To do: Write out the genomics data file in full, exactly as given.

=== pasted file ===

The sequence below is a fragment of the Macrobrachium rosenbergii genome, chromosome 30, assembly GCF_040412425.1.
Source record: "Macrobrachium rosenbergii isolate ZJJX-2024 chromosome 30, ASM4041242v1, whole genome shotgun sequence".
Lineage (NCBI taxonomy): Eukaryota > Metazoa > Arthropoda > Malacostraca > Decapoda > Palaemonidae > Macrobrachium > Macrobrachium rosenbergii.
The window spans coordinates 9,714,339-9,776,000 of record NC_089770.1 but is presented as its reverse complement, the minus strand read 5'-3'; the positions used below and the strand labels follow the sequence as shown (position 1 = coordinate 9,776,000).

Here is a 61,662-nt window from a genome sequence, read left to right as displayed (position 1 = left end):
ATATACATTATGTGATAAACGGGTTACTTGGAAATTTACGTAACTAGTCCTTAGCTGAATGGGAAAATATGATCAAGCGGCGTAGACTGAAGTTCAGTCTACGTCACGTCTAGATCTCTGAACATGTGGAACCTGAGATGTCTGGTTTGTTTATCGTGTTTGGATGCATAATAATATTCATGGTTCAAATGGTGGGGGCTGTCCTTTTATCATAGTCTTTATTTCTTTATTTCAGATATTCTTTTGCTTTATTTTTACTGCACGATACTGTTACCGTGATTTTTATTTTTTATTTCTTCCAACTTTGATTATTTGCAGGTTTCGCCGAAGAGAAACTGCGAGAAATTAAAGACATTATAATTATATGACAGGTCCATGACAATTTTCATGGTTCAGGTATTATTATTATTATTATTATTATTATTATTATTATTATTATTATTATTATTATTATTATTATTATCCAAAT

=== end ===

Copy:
The sequence below is a fragment of the Macrobrachium rosenbergii genome, chromosome 30, assembly GCF_040412425.1.
Source record: "Macrobrachium rosenbergii isolate ZJJX-2024 chromosome 30, ASM4041242v1, whole genome shotgun sequence".
Lineage (NCBI taxonomy): Eukaryota > Metazoa > Arthropoda > Malacostraca > Decapoda > Palaemonidae > Macrobrachium > Macrobrachium rosenbergii.
The window spans coordinates 9,714,339-9,776,000 of record NC_089770.1 but is presented as its reverse complement, the minus strand read 5'-3'; the positions used below and the strand labels follow the sequence as shown (position 1 = coordinate 9,776,000).

Here is a 61,662-nt window from a genome sequence, read left to right as displayed (position 1 = left end):
ATATACATTATGTGATAAACGGGTTACTTGGAAATTTACGTAACTAGTCCTTAGCTGAATGGGAAAATATGATCAAGCGGCGTAGACTGAAGTTCAGTCTACGTCACGTCTAGATCTCTGAACATGTGGAACCTGAGATGTCTGGTTTGTTTATCGTGTTTGGATGCATAATAATATTCATGGTTCAAATGGTGGGGGCTGTCCTTTTATCATAGTCTTTATTTCTTTATTTCAGATATTCTTTTGCTTTATTTTTACTGCACGATACTGTTACCGTGATTTTTATTTTTTATTTCTTCCAACTTTGATTATTTGCAGGTTTCGCCGAAGAGAAACTGCGAGAAATTAAAGACATTATAATTATATGACAGGTCCATGACAATTTTCATGGTTCAGGTATTATTATTATTATTATTATTATTATTATTATTATTATTATTATTATTATTATTATTATTATTATCCAAAT